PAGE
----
“…the book is well worth reading. In evaluating the century of communist revolutions from the 1870s to the 1970s, it provides a timely reminder for those who lived through the Cultural Revolution years and lights a beacon for younger people searching for new paradigms of change, by documenting the inspiring creativity, born of the conscious activism of millions of people, that offered a totally different framework for evaluating deep social problems-and a radically different solution, as well.”– A China Historian (Full Review)
“In this short book, Raymond Lotta provides a critique of the founding myths of anti-communism. In the process, he offers an account of the history of communist revolutions that focuses on the creation of new institutions, organizations and collective practices that have been largely ignored in the standard literature…”– Michael E. Brown, Professor of Sociology and Anthropology, Northeastern University, author of The Historiography of Communism (Full Review)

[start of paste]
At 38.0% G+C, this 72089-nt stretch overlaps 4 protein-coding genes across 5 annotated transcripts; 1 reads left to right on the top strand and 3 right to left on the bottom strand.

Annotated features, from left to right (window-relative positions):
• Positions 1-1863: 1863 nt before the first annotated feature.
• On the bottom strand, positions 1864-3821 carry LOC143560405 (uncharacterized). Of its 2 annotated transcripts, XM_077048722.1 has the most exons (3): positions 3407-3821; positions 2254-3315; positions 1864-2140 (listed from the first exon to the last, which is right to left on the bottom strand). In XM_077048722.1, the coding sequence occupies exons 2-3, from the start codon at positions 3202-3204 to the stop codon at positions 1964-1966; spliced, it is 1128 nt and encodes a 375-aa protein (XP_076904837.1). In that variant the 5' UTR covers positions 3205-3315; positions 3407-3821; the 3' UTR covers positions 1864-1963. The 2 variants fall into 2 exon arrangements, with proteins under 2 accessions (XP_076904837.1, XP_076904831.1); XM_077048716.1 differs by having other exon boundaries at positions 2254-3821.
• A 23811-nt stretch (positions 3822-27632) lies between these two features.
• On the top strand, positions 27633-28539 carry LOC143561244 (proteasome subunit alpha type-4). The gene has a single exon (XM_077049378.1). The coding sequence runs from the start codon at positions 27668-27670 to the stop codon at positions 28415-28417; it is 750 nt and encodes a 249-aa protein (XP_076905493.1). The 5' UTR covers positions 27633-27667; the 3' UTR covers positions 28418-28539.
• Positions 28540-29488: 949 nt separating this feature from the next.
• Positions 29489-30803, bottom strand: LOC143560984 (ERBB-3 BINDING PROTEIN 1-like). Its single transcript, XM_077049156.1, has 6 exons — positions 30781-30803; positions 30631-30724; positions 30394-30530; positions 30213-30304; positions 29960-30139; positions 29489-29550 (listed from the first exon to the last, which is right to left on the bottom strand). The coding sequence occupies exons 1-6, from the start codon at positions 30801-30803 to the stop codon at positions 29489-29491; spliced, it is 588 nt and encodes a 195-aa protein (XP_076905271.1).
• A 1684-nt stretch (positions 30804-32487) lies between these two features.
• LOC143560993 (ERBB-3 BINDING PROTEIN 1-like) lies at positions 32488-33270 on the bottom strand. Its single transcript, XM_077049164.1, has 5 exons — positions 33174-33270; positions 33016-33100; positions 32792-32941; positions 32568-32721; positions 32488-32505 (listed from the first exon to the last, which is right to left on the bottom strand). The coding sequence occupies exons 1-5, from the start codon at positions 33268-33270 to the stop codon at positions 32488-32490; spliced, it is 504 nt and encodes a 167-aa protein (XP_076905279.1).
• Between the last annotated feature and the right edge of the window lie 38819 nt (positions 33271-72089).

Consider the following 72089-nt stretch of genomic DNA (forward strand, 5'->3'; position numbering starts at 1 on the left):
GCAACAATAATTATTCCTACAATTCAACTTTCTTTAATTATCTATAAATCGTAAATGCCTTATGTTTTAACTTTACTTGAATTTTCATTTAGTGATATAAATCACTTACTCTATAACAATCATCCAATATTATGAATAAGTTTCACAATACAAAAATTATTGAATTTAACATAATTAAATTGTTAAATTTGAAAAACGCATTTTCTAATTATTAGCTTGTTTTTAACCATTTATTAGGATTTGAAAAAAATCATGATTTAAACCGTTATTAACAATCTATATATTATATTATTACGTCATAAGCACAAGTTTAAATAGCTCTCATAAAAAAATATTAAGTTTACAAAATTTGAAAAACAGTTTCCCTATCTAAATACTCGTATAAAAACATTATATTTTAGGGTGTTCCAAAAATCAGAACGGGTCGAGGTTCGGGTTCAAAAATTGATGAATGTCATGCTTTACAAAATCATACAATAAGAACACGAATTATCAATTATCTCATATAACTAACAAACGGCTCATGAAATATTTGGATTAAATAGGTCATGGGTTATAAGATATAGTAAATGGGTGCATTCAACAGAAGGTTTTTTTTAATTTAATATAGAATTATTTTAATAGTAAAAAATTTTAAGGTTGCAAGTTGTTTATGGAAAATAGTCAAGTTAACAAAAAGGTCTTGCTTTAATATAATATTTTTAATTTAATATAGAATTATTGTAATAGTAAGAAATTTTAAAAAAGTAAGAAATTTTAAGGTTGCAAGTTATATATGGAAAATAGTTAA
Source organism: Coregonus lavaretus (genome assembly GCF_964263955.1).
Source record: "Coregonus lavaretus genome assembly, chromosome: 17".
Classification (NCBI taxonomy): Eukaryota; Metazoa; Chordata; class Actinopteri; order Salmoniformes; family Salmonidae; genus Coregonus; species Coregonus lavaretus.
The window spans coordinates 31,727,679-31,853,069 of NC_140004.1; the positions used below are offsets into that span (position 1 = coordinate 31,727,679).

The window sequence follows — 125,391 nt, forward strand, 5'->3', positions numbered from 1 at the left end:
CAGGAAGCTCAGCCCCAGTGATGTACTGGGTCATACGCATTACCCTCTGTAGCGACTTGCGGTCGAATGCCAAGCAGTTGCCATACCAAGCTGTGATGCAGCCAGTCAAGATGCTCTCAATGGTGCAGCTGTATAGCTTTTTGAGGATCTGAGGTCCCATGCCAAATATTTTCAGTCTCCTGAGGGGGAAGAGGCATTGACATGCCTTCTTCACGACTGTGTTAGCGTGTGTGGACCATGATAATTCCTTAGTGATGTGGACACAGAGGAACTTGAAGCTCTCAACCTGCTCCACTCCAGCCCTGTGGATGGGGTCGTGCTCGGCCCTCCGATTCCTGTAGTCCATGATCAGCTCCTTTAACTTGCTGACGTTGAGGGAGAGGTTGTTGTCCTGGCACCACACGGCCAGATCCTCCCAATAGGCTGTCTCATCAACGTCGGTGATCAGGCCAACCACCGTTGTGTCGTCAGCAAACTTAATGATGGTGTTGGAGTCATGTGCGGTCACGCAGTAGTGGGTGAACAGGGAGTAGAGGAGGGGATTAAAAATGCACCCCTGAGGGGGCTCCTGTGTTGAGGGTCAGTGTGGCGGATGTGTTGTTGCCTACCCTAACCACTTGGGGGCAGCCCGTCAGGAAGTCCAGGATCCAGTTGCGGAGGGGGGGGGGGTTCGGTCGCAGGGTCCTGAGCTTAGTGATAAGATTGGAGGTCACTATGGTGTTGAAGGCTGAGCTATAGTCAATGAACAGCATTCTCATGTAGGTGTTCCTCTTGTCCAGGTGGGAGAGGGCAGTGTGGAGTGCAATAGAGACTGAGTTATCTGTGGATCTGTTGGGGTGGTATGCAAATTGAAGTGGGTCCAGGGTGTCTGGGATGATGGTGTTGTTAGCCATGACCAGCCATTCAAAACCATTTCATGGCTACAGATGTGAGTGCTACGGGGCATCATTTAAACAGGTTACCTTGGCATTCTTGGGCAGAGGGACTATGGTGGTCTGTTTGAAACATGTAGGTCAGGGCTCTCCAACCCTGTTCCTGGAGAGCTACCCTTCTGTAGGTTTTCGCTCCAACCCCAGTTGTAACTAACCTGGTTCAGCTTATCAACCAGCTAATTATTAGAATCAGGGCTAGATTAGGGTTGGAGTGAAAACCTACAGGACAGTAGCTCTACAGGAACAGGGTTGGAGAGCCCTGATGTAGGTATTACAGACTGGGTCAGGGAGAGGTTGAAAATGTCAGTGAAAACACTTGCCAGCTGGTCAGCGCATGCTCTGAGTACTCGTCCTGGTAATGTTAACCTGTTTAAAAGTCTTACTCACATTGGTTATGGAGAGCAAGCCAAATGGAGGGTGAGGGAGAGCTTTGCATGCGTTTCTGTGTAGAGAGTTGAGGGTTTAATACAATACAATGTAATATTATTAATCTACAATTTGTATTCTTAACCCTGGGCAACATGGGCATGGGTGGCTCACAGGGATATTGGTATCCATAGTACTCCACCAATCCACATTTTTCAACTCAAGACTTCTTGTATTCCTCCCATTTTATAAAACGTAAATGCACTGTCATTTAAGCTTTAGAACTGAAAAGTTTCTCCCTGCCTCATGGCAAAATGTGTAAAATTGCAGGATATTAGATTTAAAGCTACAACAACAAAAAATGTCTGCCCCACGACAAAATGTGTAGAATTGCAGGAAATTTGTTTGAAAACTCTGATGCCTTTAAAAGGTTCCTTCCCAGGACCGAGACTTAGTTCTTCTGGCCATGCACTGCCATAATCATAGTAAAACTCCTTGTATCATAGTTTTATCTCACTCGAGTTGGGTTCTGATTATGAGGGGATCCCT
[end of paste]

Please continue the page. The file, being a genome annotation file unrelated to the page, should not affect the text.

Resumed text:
“By answering a series of often asked questions, he challenges the popular myths and “wisdom” surrounding the history of communist revolution from the Paris Commune to the Russian and Chinese socialist states. He gives us a people’s history of what they set out to do, what they were about, the shortcomings and advances that were made and what we have learned from them….
The whole history of communism has been portrayed either as some horror or as some kind of utopian scheme that could never work, neither of which is true. Lotta brings an informed opinion, reason and balance to a debate which is long overdue.” (Full Review)